I ran across this editorial by columnist Eric Schubert in the Star Tribune online and couldn’t agree with it more — start while they are still young. Here’s what Eric had to say:

Used to be that credit cards didn’t pad most wallets. People stayed in the same job, steadily paid off a 30-year, fixed-rate mortgage, retired with a pension and, when life waned, received care from family or a nursing home bolstered by Medicare and Medicaid.

Personal finance had autopilot sensibility.

But individuals now hold the controls — from 401(k)s IRAs and health savings accounts. Soon we’ll hold more controls — of necessity.

The tools of Lyndon Johnson’s Great Society — Medicare and Medicaid — are running tight and badly in need of retooling. There are more of us, we live longer, and we don’t want to die in a cinderblock room next to a stranger. To meet our desires amid today’s fiscal realities and unprecedented age wave, we’ll have to raise taxes, create new savings and payment options, or both.

More control demands fiscal literacy for a lifetime. But we don’t teach personal finance across all schools and grades. Some say money management should be home taught. A wonderful concept, but too many parents are financially illiterate.

In 2005, the national savings rate fell below 0 percent, the first time since the Great Depression. A University of Minnesota study says nearly one-third of Minnesotans age 43 to 72 are at “very high risk” of not having enough money for retirement.

A new AARP study says half of us don’t read financial information because “it’s too hard to understand.” And, in a study of baby boomers by Ecumen, my employer, nearly one-third think Medicare will pay for long-term care. It won’t. Beyond the several-week rehabilitation benefit, you, your long-term care insurance or Medicaid pay nursing home costs.

All told, financial home schooling has been a failure.

Fiscal literacy can’t just be a 12th-grade class. Learning must begin early and progress so students leave high school knowing the power of compound interest, financial pitfalls, the difference between Medicare and Medicaid, and how decisions made in their 20s will affect how they’ll live in their 90s.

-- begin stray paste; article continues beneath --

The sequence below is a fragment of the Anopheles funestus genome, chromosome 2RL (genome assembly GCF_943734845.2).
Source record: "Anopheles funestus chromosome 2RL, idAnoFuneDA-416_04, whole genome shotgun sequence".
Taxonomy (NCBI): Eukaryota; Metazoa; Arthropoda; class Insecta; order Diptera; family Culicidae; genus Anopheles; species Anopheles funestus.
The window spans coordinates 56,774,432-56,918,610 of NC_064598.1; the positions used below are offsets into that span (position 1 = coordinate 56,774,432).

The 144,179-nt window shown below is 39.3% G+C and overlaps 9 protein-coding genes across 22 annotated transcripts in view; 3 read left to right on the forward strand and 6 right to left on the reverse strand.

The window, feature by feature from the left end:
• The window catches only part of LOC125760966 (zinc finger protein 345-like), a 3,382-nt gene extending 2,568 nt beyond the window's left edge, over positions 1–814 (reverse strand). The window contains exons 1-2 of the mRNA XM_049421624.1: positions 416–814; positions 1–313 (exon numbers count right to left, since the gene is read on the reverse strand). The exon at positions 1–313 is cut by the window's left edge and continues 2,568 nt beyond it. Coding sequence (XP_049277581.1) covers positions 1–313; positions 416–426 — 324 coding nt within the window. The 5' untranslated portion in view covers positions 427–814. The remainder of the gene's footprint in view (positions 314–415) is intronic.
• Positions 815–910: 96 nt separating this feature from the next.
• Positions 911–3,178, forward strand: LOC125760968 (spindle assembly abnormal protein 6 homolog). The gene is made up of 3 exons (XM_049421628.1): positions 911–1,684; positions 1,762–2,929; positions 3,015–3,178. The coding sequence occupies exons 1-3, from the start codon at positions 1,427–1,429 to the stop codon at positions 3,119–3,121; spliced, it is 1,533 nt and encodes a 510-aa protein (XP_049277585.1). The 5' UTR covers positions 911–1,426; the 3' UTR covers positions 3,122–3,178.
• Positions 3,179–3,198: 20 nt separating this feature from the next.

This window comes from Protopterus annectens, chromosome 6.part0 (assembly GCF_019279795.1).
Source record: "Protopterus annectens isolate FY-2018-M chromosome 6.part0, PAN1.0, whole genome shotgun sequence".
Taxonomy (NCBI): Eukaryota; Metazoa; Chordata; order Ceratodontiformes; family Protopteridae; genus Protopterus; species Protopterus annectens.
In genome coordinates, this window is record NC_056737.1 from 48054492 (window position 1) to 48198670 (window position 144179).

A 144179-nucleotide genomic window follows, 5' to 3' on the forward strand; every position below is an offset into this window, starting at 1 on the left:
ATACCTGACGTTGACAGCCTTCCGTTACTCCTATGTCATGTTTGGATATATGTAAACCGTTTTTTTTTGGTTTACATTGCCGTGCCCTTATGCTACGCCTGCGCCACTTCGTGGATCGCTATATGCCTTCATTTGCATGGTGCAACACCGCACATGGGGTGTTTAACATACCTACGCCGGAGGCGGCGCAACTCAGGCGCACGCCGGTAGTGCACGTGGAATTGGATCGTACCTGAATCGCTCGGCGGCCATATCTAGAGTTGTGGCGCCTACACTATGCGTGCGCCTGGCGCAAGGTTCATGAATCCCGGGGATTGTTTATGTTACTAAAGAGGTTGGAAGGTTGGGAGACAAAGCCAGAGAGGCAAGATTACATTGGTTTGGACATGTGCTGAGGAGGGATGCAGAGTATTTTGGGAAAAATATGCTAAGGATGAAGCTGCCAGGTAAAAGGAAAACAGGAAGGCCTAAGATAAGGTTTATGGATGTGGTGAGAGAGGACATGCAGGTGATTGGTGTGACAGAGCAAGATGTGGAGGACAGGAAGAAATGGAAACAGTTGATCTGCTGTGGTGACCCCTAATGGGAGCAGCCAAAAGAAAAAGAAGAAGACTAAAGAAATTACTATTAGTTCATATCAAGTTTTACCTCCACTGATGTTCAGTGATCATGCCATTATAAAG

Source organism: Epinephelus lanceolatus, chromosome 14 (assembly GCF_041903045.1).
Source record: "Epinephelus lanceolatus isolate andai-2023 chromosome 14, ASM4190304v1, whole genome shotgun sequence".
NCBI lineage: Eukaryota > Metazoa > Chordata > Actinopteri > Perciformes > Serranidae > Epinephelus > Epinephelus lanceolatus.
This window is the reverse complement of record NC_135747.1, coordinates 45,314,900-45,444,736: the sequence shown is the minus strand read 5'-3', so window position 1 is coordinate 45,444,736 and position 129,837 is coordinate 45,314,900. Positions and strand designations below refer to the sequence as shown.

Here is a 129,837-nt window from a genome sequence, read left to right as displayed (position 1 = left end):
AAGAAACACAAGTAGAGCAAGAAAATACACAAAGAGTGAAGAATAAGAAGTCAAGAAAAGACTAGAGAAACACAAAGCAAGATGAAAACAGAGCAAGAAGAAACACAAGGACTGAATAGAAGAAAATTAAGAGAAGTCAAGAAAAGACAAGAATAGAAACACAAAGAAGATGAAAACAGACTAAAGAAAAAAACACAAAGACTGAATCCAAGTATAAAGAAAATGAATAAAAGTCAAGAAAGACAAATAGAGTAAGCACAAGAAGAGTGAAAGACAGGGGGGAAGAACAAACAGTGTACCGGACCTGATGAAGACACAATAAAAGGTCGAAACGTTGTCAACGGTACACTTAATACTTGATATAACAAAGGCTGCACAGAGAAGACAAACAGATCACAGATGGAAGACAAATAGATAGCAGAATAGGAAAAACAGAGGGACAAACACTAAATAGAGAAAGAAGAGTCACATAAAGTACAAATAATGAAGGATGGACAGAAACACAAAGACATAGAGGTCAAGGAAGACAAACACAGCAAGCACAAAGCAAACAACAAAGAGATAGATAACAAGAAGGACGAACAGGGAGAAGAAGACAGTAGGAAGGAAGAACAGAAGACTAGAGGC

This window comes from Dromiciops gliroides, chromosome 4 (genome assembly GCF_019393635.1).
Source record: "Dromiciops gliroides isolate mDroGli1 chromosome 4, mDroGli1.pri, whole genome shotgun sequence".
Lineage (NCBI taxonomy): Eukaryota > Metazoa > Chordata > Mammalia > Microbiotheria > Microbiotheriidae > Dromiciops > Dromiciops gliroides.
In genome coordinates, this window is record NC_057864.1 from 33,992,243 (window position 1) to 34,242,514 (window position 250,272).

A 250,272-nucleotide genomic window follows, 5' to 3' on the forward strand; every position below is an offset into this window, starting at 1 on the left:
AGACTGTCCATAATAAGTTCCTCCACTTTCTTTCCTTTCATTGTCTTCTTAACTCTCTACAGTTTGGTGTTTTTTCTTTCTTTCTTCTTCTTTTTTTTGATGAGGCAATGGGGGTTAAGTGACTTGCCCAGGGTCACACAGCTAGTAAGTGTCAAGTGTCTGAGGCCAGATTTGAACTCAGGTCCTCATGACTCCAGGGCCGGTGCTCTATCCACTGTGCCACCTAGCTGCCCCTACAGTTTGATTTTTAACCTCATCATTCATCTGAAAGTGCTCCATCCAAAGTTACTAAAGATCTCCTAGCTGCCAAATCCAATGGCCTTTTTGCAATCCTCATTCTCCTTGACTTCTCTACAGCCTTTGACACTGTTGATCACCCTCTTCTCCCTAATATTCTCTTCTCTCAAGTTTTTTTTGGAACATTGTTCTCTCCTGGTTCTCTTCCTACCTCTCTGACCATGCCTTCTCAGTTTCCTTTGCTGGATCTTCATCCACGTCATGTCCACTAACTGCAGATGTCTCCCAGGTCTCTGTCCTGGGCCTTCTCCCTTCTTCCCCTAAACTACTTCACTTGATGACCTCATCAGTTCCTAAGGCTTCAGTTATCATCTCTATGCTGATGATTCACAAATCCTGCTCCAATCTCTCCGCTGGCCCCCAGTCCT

Curricula must be experiential and emphasize sharing. Politicians talk about how churches and nonprofits are integral to helping people. They are. But good intentions can’t fuel our work. And while we don’t pay profits to shareholders, our work requires dollars. No money, no mission.

For Minnesota to come out of the age wave in sound fiscal shape, tomorrow’s adults must innately understand the interplay among saving, sharing and spending. Giving kids a nominal, pre-funded investment account that they can contribute to and manage would provide hands-on learning and perhaps go toward their college tuition or seed money for a business.

Would mandated classes cost too much? They shouldn’t. Other states already do it. The Itasca Project includes a variety of materials at financiallyfitmn.org that could contribute to a state curriculum. Financial services companies could gain more substantive, top-of-mind recognition by diverting a portion of their mega-ad dollars to supporting K-12 financial literacy efforts. Regulators can ensure their support wouldn’t unduly influence curricula.

Financial education works. University of Minnesota and University of Wisconsin researchers found that immediately after completing a financial literacy program, almost half of the students reported increased financial knowledge. In follow-up surveys, nearly 40 percent started saving money.

The nonpartisan National Bureau of Economic Research found that adults who attended high schools with state-mandated financial literacy training generally save more and accumulate more wealth than other adults. And many of those people had non-saving parents. If our young people learn and embrace fundamentals of saving, spending and sharing, they will benefit, as will Minnesota.

Poverty likely won’t be eradicated in my lifetime. Immoral wage gaps probably won’t be, either. Despite that, fiscal literacy can lead to less personal debt, more personal responsibility, preservation of safety nets and more disposable income spent and shared in our state.

While it’s easier to build a child than repair an adult, we can’t give up on ourselves. We should exercise automatic enrollment in workplace retirement savings programs that have the option to automatically diversify and rebalance assets, have more workplace education on planning for big-ticket items such as senior care, and help others learn from our mistakes. A K-12 fiscal literacy curriculum is a good next step.

© 2008 Star Tribune. All rights reserved.

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Written by Susan Beacham
Susan Beacham founded Money Savvy Generation in 1999 after almost two decades in private banking and investment management complemented by considerable time teaching at the elementary level.

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